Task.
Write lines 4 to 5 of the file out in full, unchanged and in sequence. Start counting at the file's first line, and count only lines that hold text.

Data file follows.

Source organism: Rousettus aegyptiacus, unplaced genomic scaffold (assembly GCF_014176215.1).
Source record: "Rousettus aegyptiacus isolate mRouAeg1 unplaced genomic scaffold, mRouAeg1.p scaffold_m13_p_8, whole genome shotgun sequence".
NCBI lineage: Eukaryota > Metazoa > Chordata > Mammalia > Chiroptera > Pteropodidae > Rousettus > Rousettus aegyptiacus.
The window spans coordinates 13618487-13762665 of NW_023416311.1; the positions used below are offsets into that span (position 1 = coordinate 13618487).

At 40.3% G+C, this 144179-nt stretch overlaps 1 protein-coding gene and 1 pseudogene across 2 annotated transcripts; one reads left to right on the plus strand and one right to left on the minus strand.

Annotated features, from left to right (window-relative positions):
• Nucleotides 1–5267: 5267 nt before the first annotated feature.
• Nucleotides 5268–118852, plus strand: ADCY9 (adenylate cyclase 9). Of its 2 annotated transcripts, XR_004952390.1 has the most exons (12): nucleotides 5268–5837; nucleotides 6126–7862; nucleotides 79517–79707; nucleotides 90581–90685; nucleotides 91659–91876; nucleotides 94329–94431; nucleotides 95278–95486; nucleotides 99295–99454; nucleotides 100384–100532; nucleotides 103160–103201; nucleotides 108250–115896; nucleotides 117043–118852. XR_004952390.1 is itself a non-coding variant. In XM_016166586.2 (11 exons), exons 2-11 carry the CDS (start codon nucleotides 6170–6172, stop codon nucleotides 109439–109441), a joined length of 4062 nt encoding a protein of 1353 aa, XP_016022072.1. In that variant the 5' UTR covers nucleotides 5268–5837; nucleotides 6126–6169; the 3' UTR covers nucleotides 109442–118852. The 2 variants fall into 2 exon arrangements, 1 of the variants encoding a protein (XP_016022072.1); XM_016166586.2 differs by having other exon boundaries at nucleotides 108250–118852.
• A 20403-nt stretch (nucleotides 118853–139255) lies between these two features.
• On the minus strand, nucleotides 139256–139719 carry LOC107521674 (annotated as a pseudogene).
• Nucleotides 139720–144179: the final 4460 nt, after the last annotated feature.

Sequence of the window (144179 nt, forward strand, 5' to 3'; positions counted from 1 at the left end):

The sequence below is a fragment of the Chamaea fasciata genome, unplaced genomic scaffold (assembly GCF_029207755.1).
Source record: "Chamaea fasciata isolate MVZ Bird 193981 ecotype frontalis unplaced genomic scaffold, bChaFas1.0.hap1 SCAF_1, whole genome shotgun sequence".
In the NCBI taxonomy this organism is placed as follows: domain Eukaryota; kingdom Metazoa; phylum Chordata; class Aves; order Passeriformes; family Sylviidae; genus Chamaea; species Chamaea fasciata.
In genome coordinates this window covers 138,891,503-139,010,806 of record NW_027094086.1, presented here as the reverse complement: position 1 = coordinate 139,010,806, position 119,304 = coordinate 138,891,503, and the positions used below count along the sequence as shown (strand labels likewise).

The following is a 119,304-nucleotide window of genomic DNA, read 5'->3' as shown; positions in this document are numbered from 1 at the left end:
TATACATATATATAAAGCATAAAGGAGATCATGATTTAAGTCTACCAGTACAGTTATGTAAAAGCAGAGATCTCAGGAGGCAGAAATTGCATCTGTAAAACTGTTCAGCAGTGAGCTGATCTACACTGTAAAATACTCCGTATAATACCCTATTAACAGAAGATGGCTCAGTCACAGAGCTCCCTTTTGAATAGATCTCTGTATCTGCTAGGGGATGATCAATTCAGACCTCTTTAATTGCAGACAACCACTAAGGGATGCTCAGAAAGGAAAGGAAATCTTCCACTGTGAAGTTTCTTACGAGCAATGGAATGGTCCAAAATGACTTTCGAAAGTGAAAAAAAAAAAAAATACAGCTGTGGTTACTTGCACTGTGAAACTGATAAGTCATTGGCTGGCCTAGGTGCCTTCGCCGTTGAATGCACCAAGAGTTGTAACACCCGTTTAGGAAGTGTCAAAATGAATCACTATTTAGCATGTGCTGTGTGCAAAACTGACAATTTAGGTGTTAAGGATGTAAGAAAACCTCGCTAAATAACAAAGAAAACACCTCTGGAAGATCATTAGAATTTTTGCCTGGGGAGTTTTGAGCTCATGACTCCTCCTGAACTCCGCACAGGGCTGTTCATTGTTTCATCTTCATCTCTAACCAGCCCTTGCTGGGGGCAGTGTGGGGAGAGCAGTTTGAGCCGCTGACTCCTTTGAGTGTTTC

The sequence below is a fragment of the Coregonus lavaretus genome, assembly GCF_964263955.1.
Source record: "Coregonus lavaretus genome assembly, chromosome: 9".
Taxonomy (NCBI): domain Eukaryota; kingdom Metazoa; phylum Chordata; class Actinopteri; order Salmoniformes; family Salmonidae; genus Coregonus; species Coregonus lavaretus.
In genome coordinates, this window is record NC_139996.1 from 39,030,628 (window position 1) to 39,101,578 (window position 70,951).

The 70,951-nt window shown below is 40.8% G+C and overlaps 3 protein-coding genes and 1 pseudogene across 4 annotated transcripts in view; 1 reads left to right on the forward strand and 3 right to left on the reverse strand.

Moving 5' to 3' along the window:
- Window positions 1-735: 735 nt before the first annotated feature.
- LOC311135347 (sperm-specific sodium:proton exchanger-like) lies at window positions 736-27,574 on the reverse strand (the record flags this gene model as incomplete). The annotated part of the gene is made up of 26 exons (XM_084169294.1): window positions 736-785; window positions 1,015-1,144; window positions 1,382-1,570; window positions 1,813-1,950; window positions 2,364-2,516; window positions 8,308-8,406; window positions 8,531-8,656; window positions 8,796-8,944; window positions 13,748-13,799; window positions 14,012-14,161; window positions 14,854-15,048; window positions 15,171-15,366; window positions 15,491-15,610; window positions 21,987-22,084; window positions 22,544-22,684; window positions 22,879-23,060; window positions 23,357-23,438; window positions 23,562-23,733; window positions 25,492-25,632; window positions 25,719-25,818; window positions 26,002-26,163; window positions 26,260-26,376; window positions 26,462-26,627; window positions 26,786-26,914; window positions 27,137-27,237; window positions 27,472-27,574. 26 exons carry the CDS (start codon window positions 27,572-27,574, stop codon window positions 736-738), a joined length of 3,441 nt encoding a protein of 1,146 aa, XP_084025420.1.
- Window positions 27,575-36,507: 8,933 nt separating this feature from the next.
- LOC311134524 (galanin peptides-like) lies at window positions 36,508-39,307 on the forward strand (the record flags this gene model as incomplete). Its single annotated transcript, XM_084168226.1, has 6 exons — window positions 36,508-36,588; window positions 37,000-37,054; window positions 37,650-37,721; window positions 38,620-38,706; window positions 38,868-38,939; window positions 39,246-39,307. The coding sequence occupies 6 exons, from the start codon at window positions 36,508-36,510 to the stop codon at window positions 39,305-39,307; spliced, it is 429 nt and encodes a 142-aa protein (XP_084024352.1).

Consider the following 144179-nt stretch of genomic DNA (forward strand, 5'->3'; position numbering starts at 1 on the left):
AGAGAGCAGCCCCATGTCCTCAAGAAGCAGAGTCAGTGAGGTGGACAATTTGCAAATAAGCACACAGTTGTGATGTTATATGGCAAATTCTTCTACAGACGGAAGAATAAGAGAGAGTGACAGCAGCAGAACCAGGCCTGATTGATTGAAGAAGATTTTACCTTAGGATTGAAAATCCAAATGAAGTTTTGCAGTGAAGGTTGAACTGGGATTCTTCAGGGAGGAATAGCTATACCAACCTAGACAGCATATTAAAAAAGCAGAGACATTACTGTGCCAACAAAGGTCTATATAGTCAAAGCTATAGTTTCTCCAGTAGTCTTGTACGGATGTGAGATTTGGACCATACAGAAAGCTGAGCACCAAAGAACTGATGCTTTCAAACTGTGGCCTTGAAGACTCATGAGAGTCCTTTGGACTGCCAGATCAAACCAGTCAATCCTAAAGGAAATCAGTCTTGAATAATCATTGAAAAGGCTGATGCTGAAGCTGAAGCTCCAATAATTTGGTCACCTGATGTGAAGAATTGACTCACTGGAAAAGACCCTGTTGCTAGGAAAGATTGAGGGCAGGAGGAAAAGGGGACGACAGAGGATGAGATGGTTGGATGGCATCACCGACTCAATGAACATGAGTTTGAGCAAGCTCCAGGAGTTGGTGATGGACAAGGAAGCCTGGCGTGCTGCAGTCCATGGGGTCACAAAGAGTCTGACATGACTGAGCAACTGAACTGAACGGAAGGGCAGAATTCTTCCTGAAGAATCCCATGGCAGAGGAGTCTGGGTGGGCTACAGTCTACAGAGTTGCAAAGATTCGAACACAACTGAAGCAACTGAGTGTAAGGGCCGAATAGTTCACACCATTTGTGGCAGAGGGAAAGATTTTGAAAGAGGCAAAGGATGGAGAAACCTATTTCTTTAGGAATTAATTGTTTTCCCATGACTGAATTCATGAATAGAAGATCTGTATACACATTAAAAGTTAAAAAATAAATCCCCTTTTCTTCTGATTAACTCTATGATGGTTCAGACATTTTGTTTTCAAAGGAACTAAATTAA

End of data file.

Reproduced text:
The window spans coordinates 13618487-13762665 of NW_023416311.1; the positions used below are offsets into that span (position 1 = coordinate 13618487).

At 40.3% G+C, this 144179-nt stretch overlaps 1 protein-coding gene and 1 pseudogene across 2 annotated transcripts; one reads left to right on the plus strand and one right to left on the minus strand.